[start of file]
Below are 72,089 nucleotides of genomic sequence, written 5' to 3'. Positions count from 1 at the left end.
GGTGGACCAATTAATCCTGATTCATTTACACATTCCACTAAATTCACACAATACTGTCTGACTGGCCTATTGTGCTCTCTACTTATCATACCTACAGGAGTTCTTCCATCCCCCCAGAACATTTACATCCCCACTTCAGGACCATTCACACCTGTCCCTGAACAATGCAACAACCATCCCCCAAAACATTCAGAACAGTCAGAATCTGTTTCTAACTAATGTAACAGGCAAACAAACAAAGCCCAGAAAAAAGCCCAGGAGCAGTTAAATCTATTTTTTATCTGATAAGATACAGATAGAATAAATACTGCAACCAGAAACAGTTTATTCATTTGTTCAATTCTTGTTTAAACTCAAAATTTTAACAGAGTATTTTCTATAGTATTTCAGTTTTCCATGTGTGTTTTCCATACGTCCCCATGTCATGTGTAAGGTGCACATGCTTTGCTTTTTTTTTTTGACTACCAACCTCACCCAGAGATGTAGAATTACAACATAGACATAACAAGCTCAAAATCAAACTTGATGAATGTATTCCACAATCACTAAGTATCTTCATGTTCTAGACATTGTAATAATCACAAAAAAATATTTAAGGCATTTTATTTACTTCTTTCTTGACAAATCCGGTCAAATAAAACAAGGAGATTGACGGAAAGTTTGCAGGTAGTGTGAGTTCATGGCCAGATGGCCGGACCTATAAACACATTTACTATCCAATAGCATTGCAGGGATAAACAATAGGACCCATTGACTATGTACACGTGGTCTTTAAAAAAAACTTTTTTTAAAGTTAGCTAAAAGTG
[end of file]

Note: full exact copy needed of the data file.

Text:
Below are 72,089 nucleotides of genomic sequence, written 5' to 3'. Positions count from 1 at the left end.
GGTGGACCAATTAATCCTGATTCATTTACACATTCCACTAAATTCACACAATACTGTCTGACTGGCCTATTGTGCTCTCTACTTATCATACCTACAGGAGTTCTTCCATCCCCCCAGAACATTTACATCCCCACTTCAGGACCATTCACACCTGTCCCTGAACAATGCAACAACCATCCCCCAAAACATTCAGAACAGTCAGAATCTGTTTCTAACTAATGTAACAGGCAAACAAACAAAGCCCAGAAAAAAGCCCAGGAGCAGTTAAATCTATTTTTTATCTGATAAGATACAGATAGAATAAATACTGCAACCAGAAACAGTTTATTCATTTGTTCAATTCTTGTTTAAACTCAAAATTTTAACAGAGTATTTTCTATAGTATTTCAGTTTTCCATGTGTGTTTTCCATACGTCCCCATGTCATGTGTAAGGTGCACATGCTTTGCTTTTTTTTTTTGACTACCAACCTCACCCAGAGATGTAGAATTACAACATAGACATAACAAGCTCAAAATCAAACTTGATGAATGTATTCCACAATCACTAAGTATCTTCATGTTCTAGACATTGTAATAATCACAAAAAAATATTTAAGGCATTTTATTTACTTCTTTCTTGACAAATCCGGTCAAATAAAACAAGGAGATTGACGGAAAGTTTGCAGGTAGTGTGAGTTCATGGCCAGATGGCCGGACCTATAAACACATTTACTATCCAATAGCATTGCAGGGATAAACAATAGGACCCATTGACTATGTACACGTGGTCTTTAAAAAAAACTTTTTTTAAAGTTAGCTAAAAGTG